Until yesterday, the only real risk at the 5th branch of government (4th is the PIMCO/BlackRock two headed hydra) was making sure that 2009 is the year of the biggest bonuses on record (amusingly, now that Cerberus has all but followed Chrysler to its ignominious end (oddly missing from the company's industry expertise page - one would think the Dan Quayle-advised company learned more from this cataclysm than anything else), maybe Stephen Feinberg can sell the brand to the GS/PIMCO/BlackRock triumvirate and generate at least some recovery for its long-suffering LPs: the name would be so much more appropriate then). Now that that is taken care of, people can refocus on actually running the company (and running competitors into the ground). Conveniently, the presentation below allows readers a peek into the secretive areas of GS' risk management nether regions, and an overview of how the company positions itself in this riskfree (for GS; for others - not so much) environment.
Potentially the most relevant chart from the presentation is the one below: it highlights in broad brushstrokes just what it is that makes Goldman so unique (especially in terms of it making money while its PB clients are not so lucky). Of all, the most amusing bullet, bar none, is the "unwillingness to pay" discussion for credit markets: alas the commentary section has left out what really happens when a CDS counterparty really looks like it may be set for a half a trillion dollar implosion.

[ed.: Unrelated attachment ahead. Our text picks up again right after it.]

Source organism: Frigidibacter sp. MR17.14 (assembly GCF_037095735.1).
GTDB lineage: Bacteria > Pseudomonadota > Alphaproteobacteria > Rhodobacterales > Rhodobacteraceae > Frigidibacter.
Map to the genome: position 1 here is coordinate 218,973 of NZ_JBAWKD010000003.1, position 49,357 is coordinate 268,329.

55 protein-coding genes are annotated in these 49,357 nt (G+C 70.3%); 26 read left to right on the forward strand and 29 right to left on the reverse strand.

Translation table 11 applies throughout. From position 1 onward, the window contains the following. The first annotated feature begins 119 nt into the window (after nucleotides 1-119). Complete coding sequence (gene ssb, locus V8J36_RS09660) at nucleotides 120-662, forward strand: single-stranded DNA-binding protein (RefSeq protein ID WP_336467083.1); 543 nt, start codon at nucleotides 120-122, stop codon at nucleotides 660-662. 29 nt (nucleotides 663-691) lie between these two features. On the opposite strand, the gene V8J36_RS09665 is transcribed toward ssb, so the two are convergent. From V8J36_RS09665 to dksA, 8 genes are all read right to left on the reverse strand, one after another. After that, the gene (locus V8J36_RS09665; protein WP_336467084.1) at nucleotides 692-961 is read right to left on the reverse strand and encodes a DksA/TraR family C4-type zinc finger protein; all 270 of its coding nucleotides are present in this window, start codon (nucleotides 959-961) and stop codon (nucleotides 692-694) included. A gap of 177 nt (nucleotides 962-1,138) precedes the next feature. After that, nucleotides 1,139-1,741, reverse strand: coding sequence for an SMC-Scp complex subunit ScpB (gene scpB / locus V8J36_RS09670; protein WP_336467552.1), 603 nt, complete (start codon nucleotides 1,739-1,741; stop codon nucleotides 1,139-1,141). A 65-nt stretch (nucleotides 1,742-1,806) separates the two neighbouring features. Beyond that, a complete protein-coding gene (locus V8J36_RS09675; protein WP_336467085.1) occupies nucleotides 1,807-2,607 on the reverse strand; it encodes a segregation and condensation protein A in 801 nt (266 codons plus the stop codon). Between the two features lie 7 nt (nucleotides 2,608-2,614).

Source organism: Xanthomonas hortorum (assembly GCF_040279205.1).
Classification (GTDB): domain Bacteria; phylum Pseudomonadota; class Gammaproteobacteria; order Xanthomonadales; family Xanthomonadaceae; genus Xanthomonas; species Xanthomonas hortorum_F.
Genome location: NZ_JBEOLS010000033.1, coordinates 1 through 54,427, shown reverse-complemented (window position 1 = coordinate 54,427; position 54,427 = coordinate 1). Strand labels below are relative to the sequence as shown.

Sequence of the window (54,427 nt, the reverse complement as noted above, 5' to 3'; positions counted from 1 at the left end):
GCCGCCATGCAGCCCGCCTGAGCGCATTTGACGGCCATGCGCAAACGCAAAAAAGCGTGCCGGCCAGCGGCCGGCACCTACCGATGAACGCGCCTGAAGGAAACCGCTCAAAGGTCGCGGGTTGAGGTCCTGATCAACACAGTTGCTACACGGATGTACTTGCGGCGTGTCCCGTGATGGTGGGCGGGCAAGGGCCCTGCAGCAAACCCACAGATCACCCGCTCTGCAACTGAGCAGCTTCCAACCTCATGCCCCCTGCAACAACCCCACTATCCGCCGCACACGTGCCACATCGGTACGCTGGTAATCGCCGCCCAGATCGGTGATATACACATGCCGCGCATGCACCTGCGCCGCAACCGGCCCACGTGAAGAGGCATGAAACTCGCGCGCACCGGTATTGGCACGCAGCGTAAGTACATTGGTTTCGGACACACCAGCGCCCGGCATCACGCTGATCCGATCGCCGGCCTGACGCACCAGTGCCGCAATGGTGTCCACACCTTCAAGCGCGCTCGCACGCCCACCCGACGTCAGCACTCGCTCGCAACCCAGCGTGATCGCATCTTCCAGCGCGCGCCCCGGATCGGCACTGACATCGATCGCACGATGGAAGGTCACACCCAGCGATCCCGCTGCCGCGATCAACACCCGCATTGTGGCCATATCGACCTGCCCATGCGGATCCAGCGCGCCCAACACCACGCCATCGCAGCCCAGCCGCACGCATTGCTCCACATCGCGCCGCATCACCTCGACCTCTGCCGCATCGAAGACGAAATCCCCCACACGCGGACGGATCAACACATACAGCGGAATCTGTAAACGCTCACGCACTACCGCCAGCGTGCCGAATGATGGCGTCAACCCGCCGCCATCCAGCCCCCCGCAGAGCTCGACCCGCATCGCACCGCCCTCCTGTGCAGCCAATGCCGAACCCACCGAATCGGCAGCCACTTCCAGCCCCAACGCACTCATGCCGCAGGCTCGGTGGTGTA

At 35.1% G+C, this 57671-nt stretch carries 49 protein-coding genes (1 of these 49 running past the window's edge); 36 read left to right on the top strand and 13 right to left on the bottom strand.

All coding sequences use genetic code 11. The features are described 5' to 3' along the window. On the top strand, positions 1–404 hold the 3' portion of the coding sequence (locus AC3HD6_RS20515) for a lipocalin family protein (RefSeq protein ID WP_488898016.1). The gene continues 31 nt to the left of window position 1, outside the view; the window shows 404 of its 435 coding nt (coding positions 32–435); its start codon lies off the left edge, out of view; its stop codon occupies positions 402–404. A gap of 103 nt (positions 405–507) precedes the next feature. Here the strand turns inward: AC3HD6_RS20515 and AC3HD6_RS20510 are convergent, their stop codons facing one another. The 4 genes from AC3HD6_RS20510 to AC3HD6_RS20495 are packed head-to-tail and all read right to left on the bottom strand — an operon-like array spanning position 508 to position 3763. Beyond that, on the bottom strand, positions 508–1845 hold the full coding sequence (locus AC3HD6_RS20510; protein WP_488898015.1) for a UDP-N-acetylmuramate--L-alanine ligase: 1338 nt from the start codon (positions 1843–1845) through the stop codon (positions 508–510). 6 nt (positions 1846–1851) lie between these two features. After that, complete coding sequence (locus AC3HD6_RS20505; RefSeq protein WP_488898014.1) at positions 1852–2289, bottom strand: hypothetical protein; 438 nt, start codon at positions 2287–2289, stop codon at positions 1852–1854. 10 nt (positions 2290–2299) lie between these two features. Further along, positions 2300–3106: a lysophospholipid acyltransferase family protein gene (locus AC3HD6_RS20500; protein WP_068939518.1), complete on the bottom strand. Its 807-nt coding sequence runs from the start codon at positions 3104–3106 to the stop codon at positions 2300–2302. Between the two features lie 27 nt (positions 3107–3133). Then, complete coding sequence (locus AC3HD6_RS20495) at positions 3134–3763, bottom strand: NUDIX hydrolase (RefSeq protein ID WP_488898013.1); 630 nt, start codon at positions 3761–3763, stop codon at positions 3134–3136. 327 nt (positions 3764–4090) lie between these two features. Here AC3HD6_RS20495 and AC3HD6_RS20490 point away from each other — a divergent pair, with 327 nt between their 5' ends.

Additionally, the fat tail analysis is also somewhat non-self explanatory. As the chart below indicates that Goldman is dead set on analyzing the 99 percentile (in addition to the 95%) non-fat tail distribution. Does this explain the meteoric rise in VaR in recent reporting periods? Also - what happens on that rare 100th day, week, month? Especially if there is nobody left to bail you out.
hat tip Richard
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